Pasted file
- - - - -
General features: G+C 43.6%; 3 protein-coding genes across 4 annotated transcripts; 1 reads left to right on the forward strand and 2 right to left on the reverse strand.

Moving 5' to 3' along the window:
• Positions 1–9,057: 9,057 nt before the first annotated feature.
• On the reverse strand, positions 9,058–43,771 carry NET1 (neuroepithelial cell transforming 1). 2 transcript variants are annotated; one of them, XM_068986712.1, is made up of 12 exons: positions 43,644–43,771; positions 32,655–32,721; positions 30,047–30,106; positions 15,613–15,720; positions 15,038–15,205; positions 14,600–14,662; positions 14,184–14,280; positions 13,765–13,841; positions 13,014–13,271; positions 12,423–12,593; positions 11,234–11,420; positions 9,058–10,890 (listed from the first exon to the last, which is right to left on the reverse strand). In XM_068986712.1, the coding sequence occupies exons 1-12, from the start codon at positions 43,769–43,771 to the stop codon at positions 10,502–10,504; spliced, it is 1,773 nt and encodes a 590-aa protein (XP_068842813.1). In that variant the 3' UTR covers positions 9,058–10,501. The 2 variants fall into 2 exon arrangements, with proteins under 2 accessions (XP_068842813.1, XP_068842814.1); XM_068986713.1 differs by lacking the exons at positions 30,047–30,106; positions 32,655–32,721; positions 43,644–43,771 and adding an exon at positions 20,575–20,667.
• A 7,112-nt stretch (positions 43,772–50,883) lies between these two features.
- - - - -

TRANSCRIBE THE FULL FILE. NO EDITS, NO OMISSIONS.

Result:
General features: G+C 43.6%; 3 protein-coding genes across 4 annotated transcripts; 1 reads left to right on the forward strand and 2 right to left on the reverse strand.

Moving 5' to 3' along the window:
• Positions 1–9,057: 9,057 nt before the first annotated feature.
• On the reverse strand, positions 9,058–43,771 carry NET1 (neuroepithelial cell transforming 1). 2 transcript variants are annotated; one of them, XM_068986712.1, is made up of 12 exons: positions 43,644–43,771; positions 32,655–32,721; positions 30,047–30,106; positions 15,613–15,720; positions 15,038–15,205; positions 14,600–14,662; positions 14,184–14,280; positions 13,765–13,841; positions 13,014–13,271; positions 12,423–12,593; positions 11,234–11,420; positions 9,058–10,890 (listed from the first exon to the last, which is right to left on the reverse strand). In XM_068986712.1, the coding sequence occupies exons 1-12, from the start codon at positions 43,769–43,771 to the stop codon at positions 10,502–10,504; spliced, it is 1,773 nt and encodes a 590-aa protein (XP_068842813.1). In that variant the 3' UTR covers positions 9,058–10,501. The 2 variants fall into 2 exon arrangements, with proteins under 2 accessions (XP_068842813.1, XP_068842814.1); XM_068986713.1 differs by lacking the exons at positions 30,047–30,106; positions 32,655–32,721; positions 43,644–43,771 and adding an exon at positions 20,575–20,667.
• A 7,112-nt stretch (positions 43,772–50,883) lies between these two features.